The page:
Manufacturers see the future in 3D

Craig Vickers, ARRK’s Head of Prototyping and 3D Printing Operations in Europe
Business & Innovation Magazine Manufacturing Live at ARRK Europe Ltd – 13.11.2018Picture by Carl Hewlett/Stand Out Studio 2018 © Stand Out Studio Ltd

More than 50 engineers, production managers and business owners joined forces for the second Manufacturing Live

Hosted by ARRK Europe in Gloucester, Manufacturing Live gave directors, senior engineers and production managers the opportunity to tour the company’s European prototype facility and share best practice.

Manufacturing Live events are devised and hosted by Business & Innovation Magazine and supported by national accountancy firm Crowe UK and BPE Solicitors, which has its headquarters in Cheltenham.

ARRK is a global conceptual design and manufacturing specialist and one of the largest prototype manufacturers in the world.

The Japanese company, which is split into four divisions (engineering, prototyping, tooling and low volume production), annually turns over 418 million Euros in Europe and its prototyping centre, which employs more than 100 people, is based in Quedgeley, Gloucester.

Here, the company produces prototypes for a wide range of clients and industry sectors.

Keynote speakers at the event were Craig Vickers, ARRK’s Head of Prototyping and 3D Printing Operations in Europe and Professor Jeremy Miller, Research and Solutions Development Manager at Spirax Sarco.

Investment in 3D printing drives growth

Over the last two decades, ARRK has invested significantly in its 3D printing and prototyping capability “Companies use prototyping to verify form, fit and function or to validate 3D data,” said Craig as he outlined the extensive capability his technical teams have in this area.

However, Craig encourages customers to think more about how a product will be made before coming up with its design.

He said: “3D printing is changing how products are manufactured. Fewer tools or tooling aids are needed as they have been replaced by digital files which will generate 3D printed items.”

In any six-month period, ARRK provides prototypes for more than 2,000 customers, from European multinational manufacturers to individual designers with a revolutionary idea. “It’s all about speed in our industry,” said Craig. “We can build a prototype in days, rather than weeks – and sometimes we can do it in a day.”

Design rights offer some protection

Riyaz Jariwalla is Partner at BPE solicitors, and specialises in intellectual property. He outlined key issues manufacturers should consider to help protect their designs.

While the benefits of registering intellectual property (IP) are widely acknowledged, Riyaz highlighted the lesser-known concept of design rights and the importance of regular intellectual property audits.

Under UK law design rights protect a design for 10 years after it is first sold or 15 years after it is recorded in a design document or create — whichever is earliest. He added: “It affords the owner the exclusive right to reproduce the design for commercial reasons.”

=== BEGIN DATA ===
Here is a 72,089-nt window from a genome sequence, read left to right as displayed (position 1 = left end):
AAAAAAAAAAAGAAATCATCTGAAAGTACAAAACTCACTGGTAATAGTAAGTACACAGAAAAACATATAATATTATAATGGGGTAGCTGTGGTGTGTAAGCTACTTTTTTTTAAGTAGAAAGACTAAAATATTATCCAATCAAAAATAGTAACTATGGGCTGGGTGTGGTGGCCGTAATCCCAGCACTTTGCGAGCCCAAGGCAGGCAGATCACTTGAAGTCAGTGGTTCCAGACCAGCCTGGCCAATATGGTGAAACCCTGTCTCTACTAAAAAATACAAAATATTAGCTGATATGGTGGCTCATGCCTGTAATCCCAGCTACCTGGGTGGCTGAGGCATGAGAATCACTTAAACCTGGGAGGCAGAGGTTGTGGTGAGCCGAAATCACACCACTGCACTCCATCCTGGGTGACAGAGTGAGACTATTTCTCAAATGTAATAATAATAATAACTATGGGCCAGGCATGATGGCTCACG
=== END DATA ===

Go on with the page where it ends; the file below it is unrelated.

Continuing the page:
Design rights apply to the shape and configuration of the whole or part of an original article. To claim design rights, the creator will need proof of when it was created. This could be getting signed and dated copies of the design drawings or photos certified and kept by a solicitor or intellectual property attorney.

Invention and innovation drives business opportunities

Manufacturing Live’s second keynote speaker, Professor Jeremy Miller, began his career as an engineering apprentice at Rolls Royce Aero Engine Division. In a career spanning 40 years, Jeremy has successfully translated R&D into many commercial applications.

He currently has more than 45 patents and is a Professor of Energy Futures at Brunel University and Fellow of the Institute of Engineering Technology and Institute of Refrigeration.

Jeremy presented his approach to research at Spirax Sarco, a global leader in the design and manufacture of industrial and commercial steam systems, which has its headquarters in Cheltenham.

“We split our research into four segments: explore, scope, demonstrate, deliver. We encourage our teams to develop new products to serve our markets and innovate existing products, always with clear foundation and direction as to what the market needs and our customers are asking for. We then test and demonstrate, and deliver as soon as commercially possible. Everything we invent or develop must create value for the customer and for Spirax Sarco.”

Collaboration for commercial benefit

Manufacturing Live guests toured ARRK Europe’s site. Due to the confidential nature of much of its prototyping work, cameras were not allowed into the facility.

Lunch and networking wrapped up the event.

Chris Mould, Partner at Crowe, said: “We are really proud to sponsor Manufacturing Live.

“Manufacturing has been the background to my life. It was motivating to see so many local manufacturing businesses discussing the challenges and opportunities for collaboration at a forum just for them.

“ARRK Europe were inspiring hosts and it was great to hear Professor Miller highlighting innovation and not being afraid to fail, and good to hear his emphasis on taking risks and being bold. That is what these events are for: to inspire and facilitate collaboration. This event worked particularly well. Bring on the next one.”